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WHO WE ARE

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We are a registered charity formed by a group of Sri Lankans who would like to provide good palliative care for people suffering from cancer and other life-limiting diseases in Sri Lanka. 

Our overall aims are :

  • To relieve suffering for those with cancer and terminal illness and their families
  • To provide comfort, dignity and peace to dying patients in the community
  • To provide continuing support for bereaved families and to provide bereavement counselling, where appropriate.

The Sahan Suwa Charitable Trust was formed in the UK in December 2012 and launched in Sri Lanka in April 2013.

See below for our Services & for more information about the Charity and the Trustees.


OUR SERVICES

  1. We have a Telephone Helpline to advise on any issues facing the patients and their families at home
  2. Our main service is providing ​Palliative Care in the community. This include home visits by trained nurses and volunteers, and at times by doctors. We provide pain and symptom relief, psychological support, essential equipment and palliative care drugs. (Currently we have no facilities for in-patient care)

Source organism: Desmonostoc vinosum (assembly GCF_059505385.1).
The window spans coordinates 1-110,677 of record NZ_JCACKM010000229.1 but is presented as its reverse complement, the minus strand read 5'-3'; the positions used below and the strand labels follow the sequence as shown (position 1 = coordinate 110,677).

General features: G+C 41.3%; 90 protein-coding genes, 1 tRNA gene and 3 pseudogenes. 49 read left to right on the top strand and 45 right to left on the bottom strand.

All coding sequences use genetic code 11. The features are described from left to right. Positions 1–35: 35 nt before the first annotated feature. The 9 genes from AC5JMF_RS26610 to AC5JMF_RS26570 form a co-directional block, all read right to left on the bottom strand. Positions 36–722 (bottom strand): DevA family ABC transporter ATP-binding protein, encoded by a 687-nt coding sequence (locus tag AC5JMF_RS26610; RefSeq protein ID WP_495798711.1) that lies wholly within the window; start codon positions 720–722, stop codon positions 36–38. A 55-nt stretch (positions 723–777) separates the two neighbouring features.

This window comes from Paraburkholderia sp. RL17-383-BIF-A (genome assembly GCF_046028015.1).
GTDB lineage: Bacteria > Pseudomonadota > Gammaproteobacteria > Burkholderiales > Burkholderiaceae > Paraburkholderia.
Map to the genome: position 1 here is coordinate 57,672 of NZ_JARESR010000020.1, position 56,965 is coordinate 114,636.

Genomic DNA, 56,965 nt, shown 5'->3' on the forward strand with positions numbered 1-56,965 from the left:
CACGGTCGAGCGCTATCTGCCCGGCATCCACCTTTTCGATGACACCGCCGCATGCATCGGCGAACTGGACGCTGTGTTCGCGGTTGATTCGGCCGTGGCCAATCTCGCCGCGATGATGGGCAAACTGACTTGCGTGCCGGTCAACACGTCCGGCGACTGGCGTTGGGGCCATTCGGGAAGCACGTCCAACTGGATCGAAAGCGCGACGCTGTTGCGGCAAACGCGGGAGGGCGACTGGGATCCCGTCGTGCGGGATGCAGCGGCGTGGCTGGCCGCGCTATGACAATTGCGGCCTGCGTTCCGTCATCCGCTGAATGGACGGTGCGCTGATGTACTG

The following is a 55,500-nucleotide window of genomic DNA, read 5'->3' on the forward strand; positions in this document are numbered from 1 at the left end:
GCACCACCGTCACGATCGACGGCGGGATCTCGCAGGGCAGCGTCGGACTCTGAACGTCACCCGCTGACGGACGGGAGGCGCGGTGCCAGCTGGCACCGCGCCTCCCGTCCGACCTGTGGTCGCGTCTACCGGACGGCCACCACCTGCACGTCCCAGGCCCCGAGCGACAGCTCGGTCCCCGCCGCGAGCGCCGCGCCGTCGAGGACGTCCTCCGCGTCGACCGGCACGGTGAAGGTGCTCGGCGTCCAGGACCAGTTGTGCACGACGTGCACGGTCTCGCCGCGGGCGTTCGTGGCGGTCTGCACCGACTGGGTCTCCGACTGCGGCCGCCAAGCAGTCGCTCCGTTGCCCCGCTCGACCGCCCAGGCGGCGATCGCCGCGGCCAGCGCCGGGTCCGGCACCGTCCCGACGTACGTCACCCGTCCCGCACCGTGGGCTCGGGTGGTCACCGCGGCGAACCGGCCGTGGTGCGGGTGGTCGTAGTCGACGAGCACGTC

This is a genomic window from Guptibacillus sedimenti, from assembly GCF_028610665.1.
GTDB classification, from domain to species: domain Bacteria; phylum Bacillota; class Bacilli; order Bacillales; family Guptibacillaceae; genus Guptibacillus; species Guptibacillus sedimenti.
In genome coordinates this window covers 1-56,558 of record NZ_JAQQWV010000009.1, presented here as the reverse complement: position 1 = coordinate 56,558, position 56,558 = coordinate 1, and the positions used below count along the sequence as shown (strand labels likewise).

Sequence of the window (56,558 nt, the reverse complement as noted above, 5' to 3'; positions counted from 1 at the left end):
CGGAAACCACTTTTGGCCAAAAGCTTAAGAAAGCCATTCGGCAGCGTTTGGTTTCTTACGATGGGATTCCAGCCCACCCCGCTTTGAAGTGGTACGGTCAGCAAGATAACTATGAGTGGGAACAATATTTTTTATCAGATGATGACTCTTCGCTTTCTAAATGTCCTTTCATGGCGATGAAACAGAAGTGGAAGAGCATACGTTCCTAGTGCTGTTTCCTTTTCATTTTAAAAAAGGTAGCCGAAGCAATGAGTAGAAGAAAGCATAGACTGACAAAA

3. In addition we also provide the following:
    information leaflets about cancer, side effects of chemotherapy and radiotherapy, maintenance of good nutrition;
    transport for poor patients to get admitted to hospital;
    services of an attendant/carer for needy patients in the hospital;
    drugs essential for palliative care for those unable to afford it;
    psychological and social support via a
     Counselling service.  

MORE ABOUT US & THE TRUST

THE LAUNCH

The Sahan Suwa Charitable Trust was launched officially in Sri Lanka, at the Lionel Memorial Auditorium, Sri Lanka Medical Association, Wijerama House, Colombo on 6th April 2013. This was attended by nearly 80 participants from all walks of life, all keen to find out what palliative care is. Topics discussed included death and dying, principles of palliative care, how to achieve a good death and the aims and plans for the charity. A number of participants have offered to help with their time and expertise, which has given us a lot of encouragement to go forwards, particularly to start work on the Cancer helpline and the communtiy service on a small scale.

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